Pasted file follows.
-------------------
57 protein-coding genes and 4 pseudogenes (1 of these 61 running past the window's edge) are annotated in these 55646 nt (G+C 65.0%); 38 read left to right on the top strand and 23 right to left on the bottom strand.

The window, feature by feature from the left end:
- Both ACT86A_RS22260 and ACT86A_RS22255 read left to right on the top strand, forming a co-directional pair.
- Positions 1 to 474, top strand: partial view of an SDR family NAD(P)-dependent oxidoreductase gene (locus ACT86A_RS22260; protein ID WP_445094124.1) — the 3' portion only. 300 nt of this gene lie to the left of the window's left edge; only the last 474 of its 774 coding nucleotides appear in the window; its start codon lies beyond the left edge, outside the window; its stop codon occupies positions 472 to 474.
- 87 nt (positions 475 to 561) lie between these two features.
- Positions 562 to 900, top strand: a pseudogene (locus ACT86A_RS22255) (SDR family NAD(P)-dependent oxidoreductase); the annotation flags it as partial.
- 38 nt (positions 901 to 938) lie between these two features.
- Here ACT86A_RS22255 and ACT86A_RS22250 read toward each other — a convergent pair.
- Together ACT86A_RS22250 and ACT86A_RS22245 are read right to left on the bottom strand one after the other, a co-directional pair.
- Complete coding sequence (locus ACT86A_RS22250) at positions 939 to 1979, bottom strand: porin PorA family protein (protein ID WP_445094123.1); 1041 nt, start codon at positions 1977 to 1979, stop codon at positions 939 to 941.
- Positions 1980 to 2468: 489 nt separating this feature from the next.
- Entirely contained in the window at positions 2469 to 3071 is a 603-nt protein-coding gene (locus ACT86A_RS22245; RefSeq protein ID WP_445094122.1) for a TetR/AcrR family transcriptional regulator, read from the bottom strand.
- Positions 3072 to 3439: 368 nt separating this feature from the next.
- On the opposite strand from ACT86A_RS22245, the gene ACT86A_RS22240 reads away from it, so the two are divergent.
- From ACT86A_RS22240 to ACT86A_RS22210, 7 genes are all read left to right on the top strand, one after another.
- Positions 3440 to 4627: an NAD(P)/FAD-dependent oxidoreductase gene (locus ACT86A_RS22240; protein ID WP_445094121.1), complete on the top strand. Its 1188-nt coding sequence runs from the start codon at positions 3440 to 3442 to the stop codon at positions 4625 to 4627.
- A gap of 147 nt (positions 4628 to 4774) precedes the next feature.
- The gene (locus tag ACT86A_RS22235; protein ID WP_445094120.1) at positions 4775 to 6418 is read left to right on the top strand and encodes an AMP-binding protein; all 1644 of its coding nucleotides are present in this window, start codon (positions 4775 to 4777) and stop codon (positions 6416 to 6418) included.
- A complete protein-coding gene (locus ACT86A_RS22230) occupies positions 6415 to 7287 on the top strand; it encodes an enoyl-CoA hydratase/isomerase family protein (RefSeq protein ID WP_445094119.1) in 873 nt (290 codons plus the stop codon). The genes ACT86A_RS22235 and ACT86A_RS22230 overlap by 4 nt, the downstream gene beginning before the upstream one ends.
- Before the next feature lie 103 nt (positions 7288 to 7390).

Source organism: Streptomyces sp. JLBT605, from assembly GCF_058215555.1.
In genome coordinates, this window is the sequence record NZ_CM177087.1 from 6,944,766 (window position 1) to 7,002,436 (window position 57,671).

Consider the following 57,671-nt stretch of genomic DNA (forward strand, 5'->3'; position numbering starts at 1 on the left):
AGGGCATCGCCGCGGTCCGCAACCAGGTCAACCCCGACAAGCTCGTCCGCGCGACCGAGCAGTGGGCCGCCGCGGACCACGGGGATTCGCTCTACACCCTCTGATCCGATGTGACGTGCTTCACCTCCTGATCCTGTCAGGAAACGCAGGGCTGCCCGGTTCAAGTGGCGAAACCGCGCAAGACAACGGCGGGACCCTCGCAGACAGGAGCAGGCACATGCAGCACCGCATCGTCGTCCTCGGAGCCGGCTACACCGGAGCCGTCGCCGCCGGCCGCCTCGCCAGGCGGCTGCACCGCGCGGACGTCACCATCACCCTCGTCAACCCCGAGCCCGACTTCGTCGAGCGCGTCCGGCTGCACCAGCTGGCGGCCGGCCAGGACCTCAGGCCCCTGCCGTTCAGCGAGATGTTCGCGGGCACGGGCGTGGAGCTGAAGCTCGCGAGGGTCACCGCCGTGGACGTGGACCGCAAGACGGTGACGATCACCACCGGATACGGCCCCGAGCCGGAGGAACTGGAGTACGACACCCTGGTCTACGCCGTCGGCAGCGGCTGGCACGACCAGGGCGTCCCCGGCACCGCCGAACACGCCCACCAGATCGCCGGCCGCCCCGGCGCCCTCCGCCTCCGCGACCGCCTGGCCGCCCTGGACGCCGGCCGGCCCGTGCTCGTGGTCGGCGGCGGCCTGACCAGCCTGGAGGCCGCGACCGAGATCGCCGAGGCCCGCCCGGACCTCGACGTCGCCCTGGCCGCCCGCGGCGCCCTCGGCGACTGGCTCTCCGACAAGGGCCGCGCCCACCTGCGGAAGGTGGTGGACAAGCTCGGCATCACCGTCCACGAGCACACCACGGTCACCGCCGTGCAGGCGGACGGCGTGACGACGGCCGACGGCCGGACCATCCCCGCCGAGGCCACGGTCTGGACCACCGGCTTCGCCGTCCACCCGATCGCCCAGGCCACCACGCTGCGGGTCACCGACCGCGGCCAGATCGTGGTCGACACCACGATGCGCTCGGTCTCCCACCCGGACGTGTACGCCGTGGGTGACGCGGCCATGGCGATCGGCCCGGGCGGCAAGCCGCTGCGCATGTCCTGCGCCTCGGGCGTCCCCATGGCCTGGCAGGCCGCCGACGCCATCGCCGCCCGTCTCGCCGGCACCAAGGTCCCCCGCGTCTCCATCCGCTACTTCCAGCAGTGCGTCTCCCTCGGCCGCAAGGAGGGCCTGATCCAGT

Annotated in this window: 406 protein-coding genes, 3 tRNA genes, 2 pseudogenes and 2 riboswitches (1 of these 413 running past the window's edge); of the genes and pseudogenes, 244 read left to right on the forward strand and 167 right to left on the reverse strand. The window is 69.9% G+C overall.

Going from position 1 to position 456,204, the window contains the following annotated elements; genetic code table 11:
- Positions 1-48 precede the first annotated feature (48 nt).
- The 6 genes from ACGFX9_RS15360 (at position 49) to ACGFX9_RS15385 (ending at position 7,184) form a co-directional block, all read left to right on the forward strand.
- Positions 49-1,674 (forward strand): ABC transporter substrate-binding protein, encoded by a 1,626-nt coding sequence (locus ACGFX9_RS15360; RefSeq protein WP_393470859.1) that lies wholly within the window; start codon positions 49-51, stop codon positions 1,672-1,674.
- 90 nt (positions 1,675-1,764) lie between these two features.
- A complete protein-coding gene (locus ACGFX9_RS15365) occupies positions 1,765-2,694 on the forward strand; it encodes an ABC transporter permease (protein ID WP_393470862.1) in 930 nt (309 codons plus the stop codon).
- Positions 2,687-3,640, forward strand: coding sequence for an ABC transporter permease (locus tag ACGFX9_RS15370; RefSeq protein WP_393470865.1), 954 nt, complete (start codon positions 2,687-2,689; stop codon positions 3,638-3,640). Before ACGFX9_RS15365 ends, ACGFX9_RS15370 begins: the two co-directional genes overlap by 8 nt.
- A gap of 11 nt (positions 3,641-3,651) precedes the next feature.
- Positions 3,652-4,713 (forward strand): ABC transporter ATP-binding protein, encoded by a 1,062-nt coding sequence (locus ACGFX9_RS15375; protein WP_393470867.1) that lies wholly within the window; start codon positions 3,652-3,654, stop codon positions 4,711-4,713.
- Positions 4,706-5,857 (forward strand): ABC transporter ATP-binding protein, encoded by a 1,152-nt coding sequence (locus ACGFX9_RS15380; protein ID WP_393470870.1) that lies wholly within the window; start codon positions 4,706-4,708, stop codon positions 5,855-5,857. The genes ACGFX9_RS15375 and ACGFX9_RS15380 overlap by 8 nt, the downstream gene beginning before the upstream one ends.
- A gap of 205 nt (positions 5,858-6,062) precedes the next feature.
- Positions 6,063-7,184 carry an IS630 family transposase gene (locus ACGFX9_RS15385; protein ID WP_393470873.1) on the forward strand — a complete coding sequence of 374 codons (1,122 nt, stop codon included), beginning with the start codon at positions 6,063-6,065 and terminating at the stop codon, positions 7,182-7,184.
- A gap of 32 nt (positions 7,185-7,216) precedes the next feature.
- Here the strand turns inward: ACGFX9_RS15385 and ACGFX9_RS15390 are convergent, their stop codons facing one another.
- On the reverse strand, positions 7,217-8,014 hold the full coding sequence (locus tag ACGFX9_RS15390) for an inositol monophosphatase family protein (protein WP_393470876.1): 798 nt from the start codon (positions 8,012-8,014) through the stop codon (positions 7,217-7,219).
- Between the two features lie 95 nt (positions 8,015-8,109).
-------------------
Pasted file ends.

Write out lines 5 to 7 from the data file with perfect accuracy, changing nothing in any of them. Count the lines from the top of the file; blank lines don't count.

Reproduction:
- 87 nt (positions 475 to 561) lie between these two features.
- Positions 562 to 900, top strand: a pseudogene (locus ACT86A_RS22255) (SDR family NAD(P)-dependent oxidoreductase); the annotation flags it as partial.
- 38 nt (positions 901 to 938) lie between these two features.